The Arkansas Department of Environmental Quality (ADEQ) is asking residents in storm-stricken areas of the state not to burn debris from affected properties because doing so is potentially hazardous to those nearby and can worsen air quality.

"We certainly sympathize with those affected by Sunday night’s tornados and understand that they want to clean up and rebuild as quickly as possible," ADEQ Director Teresa Marks said. "We’re asking residents to work closely with municipal officials who will be making every effort to ensure storm debris is collected safely."

Outdoor burning generates particulate matter, a pollutant that Arkansas must limit in order to meet national air-quality standards. Smoke can lead to health problems for people with asthma and other respiratory ailments and cause eye irritation.

"A lot of building materials are made of plastic," said ADEQ Air Division Chief Mike Bates. "When burned, they can release very toxic fumes that can be corrosive to the lungs."

Older buildings can also contain asbestos, which can be hazardous when airborne. Burning old pressure-treated wood releases arsenic into the smoke and ash.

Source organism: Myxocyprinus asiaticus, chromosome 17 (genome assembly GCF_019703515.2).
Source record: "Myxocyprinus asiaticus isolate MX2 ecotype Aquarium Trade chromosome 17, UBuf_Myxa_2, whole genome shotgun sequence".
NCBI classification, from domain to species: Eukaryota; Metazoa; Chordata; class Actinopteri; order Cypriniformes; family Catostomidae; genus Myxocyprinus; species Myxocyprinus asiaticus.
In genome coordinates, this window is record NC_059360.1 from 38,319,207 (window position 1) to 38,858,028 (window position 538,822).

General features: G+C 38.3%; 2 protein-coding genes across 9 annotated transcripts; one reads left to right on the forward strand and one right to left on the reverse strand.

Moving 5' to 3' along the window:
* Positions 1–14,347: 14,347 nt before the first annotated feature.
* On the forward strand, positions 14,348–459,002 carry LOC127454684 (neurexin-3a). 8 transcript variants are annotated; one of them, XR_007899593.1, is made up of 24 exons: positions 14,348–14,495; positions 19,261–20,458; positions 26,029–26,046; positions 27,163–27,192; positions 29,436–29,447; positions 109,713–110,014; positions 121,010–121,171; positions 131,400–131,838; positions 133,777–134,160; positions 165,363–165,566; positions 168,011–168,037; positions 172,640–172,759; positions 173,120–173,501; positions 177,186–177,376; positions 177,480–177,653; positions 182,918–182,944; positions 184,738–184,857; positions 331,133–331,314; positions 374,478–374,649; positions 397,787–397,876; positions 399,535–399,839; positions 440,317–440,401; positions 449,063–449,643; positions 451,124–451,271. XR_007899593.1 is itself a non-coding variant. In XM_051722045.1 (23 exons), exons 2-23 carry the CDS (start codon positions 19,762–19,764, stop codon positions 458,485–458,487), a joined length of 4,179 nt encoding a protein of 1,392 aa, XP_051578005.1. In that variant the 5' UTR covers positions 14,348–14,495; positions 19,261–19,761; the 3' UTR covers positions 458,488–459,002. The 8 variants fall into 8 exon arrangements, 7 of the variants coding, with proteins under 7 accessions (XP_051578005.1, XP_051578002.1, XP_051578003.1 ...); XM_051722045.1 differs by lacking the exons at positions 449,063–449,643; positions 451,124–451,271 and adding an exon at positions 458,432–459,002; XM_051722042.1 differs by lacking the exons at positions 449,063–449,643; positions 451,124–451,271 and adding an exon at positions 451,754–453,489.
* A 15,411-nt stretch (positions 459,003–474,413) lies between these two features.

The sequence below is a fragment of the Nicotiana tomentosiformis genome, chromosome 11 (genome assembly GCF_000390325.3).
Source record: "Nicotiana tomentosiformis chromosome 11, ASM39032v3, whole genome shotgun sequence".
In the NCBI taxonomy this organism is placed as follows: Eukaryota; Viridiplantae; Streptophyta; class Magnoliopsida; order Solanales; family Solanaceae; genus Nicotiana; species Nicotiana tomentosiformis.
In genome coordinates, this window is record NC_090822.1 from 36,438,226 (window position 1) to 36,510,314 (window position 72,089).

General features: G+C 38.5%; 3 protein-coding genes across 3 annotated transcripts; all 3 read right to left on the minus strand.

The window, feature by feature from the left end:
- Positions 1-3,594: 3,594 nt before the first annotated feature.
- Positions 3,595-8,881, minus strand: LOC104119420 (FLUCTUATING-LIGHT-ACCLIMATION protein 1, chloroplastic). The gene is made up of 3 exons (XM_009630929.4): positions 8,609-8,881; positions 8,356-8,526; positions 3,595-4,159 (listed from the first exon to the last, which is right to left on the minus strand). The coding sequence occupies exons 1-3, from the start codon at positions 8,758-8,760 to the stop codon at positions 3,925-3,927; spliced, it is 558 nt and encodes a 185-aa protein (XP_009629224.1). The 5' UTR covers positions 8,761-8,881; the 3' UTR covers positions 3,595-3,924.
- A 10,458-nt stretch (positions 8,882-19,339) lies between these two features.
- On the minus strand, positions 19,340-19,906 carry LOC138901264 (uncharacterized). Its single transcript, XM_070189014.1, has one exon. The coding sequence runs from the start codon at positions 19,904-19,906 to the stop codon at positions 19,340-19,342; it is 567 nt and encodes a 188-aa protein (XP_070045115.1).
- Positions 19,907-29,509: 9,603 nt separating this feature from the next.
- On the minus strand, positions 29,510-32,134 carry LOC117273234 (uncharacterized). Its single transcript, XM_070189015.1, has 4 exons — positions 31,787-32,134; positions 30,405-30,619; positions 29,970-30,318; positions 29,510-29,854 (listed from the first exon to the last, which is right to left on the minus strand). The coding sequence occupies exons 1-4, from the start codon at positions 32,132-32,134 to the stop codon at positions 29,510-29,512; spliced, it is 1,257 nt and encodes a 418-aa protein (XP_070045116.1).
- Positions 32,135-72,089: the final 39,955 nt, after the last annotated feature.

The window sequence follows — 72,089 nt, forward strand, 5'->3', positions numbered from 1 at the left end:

Faulkner County officials have asked residents to dispose of debris by placing debris at the road in front of their property for pickup, or using a contractor. Residents opting for roadside pickup must separate debris into six categories: vegetative debris; construction/demolition debris; white goods (appliances, etc); E-goods (televisions, electronics); household hazardous waste (cleaning solutions, automotive chemicals, etc); and normal household garbage. Residents should be careful not to block access to utility meters.

Contractors are responsible for disposal of debris they handle. If a property owner’s debris is moved to the roadside by a contractor, that homeowner may not qualify for financial assistance related to such debris removal. (Residents can learn more at

Pulaski County has posted a map of its storm debris collection sites online at

Those in other counties can contact their solid waste management districts to inquire about pickup. A list of those districts can be found on ADEQ’s website at

Under state statute, county governments can burn vegetative debris from storms that have been declared disaster areas by state or federal authorities (Arkansas Code Annotated 8-4-316). The burning is limited to no more than four sites per county as designated by the county judge and reported in writing to ADEQ at least three days in advance of the burning. ADEQ’s director can also approve additional sites if the scope of the disaster warrants them.

ADEQ stands ready to assist state and federal authorities with appropriate disposal of the debris from this tragic event.